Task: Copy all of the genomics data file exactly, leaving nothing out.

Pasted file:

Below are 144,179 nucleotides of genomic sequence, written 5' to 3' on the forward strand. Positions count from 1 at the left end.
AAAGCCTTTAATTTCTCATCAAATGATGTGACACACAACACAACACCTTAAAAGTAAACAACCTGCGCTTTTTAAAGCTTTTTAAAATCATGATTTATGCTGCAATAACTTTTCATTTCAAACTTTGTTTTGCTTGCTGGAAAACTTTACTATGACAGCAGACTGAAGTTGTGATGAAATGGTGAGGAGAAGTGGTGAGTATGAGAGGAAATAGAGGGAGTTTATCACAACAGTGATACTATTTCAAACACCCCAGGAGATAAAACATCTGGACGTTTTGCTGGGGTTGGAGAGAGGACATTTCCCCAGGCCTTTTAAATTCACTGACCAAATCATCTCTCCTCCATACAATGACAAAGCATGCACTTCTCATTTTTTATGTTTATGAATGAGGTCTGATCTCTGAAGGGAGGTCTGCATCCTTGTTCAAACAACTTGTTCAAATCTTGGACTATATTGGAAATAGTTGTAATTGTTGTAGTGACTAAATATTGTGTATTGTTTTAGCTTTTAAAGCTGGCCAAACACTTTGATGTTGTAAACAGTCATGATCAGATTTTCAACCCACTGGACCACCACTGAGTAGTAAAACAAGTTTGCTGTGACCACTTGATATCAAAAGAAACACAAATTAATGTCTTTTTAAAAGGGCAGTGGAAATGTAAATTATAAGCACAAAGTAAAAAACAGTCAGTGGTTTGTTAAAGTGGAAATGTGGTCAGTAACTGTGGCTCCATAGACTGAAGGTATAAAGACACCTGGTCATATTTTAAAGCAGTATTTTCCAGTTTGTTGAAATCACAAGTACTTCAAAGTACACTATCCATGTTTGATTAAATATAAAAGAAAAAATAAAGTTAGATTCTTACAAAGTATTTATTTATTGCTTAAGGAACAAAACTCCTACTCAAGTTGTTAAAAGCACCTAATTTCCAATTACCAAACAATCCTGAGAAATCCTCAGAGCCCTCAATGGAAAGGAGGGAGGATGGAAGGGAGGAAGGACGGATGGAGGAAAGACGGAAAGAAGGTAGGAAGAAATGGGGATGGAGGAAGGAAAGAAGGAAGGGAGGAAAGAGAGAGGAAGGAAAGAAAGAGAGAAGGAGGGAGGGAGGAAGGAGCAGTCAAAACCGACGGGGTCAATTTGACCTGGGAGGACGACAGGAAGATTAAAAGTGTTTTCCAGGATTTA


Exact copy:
Below are 144,179 nucleotides of genomic sequence, written 5' to 3' on the forward strand. Positions count from 1 at the left end.
AAAGCCTTTAATTTCTCATCAAATGATGTGACACACAACACAACACCTTAAAAGTAAACAACCTGCGCTTTTTAAAGCTTTTTAAAATCATGATTTATGCTGCAATAACTTTTCATTTCAAACTTTGTTTTGCTTGCTGGAAAACTTTACTATGACAGCAGACTGAAGTTGTGATGAAATGGTGAGGAGAAGTGGTGAGTATGAGAGGAAATAGAGGGAGTTTATCACAACAGTGATACTATTTCAAACACCCCAGGAGATAAAACATCTGGACGTTTTGCTGGGGTTGGAGAGAGGACATTTCCCCAGGCCTTTTAAATTCACTGACCAAATCATCTCTCCTCCATACAATGACAAAGCATGCACTTCTCATTTTTTATGTTTATGAATGAGGTCTGATCTCTGAAGGGAGGTCTGCATCCTTGTTCAAACAACTTGTTCAAATCTTGGACTATATTGGAAATAGTTGTAATTGTTGTAGTGACTAAATATTGTGTATTGTTTTAGCTTTTAAAGCTGGCCAAACACTTTGATGTTGTAAACAGTCATGATCAGATTTTCAACCCACTGGACCACCACTGAGTAGTAAAACAAGTTTGCTGTGACCACTTGATATCAAAAGAAACACAAATTAATGTCTTTTTAAAAGGGCAGTGGAAATGTAAATTATAAGCACAAAGTAAAAAACAGTCAGTGGTTTGTTAAAGTGGAAATGTGGTCAGTAACTGTGGCTCCATAGACTGAAGGTATAAAGACACCTGGTCATATTTTAAAGCAGTATTTTCCAGTTTGTTGAAATCACAAGTACTTCAAAGTACACTATCCATGTTTGATTAAATATAAAAGAAAAAATAAAGTTAGATTCTTACAAAGTATTTATTTATTGCTTAAGGAACAAAACTCCTACTCAAGTTGTTAAAAGCACCTAATTTCCAATTACCAAACAATCCTGAGAAATCCTCAGAGCCCTCAATGGAAAGGAGGGAGGATGGAAGGGAGGAAGGACGGATGGAGGAAAGACGGAAAGAAGGTAGGAAGAAATGGGGATGGAGGAAGGAAAGAAGGAAGGGAGGAAAGAGAGAGGAAGGAAAGAAAGAGAGAAGGAGGGAGGGAGGAAGGAGCAGTCAAAACCGACGGGGTCAATTTGACCTGGGAGGACGACAGGAAGATTAAAAGTGTTTTCCAGGATTTA